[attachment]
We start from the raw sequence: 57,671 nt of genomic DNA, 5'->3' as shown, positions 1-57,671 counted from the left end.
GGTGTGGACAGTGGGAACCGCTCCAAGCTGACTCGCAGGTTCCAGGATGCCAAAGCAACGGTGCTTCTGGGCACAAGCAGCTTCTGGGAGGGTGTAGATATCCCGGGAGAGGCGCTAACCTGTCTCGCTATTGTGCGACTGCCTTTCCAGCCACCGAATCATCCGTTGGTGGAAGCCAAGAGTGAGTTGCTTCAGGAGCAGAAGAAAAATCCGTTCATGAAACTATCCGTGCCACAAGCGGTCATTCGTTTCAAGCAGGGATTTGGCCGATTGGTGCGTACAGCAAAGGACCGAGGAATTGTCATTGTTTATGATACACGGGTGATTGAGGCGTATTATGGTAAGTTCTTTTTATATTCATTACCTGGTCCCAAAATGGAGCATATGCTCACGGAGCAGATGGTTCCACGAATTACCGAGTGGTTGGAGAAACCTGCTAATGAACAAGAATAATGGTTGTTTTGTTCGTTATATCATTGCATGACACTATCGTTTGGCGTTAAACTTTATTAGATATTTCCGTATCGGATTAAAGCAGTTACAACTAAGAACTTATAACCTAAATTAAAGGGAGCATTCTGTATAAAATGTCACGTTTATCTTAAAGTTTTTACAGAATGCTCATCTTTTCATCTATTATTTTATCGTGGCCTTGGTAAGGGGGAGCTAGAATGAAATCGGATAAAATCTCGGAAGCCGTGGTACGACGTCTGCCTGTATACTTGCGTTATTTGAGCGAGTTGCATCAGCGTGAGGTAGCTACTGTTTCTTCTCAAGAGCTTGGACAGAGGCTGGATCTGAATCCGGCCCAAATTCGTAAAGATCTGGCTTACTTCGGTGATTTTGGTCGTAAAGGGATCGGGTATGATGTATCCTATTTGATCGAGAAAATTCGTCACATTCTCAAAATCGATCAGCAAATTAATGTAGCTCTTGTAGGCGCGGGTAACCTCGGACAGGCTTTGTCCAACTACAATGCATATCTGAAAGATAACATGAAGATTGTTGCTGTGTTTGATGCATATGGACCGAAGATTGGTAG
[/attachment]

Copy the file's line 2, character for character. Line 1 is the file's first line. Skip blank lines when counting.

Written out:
GGTGTGGACAGTGGGAACCGCTCCAAGCTGACTCGCAGGTTCCAGGATGCCAAAGCAACGGTGCTTCTGGGCACAAGCAGCTTCTGGGAGGGTGTAGATATCCCGGGAGAGGCGCTAACCTGTCTCGCTATTGTGCGACTGCCTTTCCAGCCACCGAATCATCCGTTGGTGGAAGCCAAGAGTGAGTTGCTTCAGGAGCAGAAGAAAAATCCGTTCATGAAACTATCCGTGCCACAAGCGGTCATTCGTTTCAAGCAGGGATTTGGCCGATTGGTGCGTACAGCAAAGGACCGAGGAATTGTCATTGTTTATGATACACGGGTGATTGAGGCGTATTATGGTAAGTTCTTTTTATATTCATTACCTGGTCCCAAAATGGAGCATATGCTCACGGAGCAGATGGTTCCACGAATTACCGAGTGGTTGGAGAAACCTGCTAATGAACAAGAATAATGGTTGTTTTGTTCGTTATATCATTGCATGACACTATCGTTTGGCGTTAAACTTTATTAGATATTTCCGTATCGGATTAAAGCAGTTACAACTAAGAACTTATAACCTAAATTAAAGGGAGCATTCTGTATAAAATGTCACGTTTATCTTAAAGTTTTTACAGAATGCTCATCTTTTCATCTATTATTTTATCGTGGCCTTGGTAAGGGGGAGCTAGAATGAAATCGGATAAAATCTCGGAAGCCGTGGTACGACGTCTGCCTGTATACTTGCGTTATTTGAGCGAGTTGCATCAGCGTGAGGTAGCTACTGTTTCTTCTCAAGAGCTTGGACAGAGGCTGGATCTGAATCCGGCCCAAATTCGTAAAGATCTGGCTTACTTCGGTGATTTTGGTCGTAAAGGGATCGGGTATGATGTATCCTATTTGATCGAGAAAATTCGTCACATTCTCAAAATCGATCAGCAAATTAATGTAGCTCTTGTAGGCGCGGGTAACCTCGGACAGGCTTTGTCCAACTACAATGCATATCTGAAAGATAACATGAAGATTGTTGCTGTGTTTGATGCATATGGACCGAAGATTGGTAG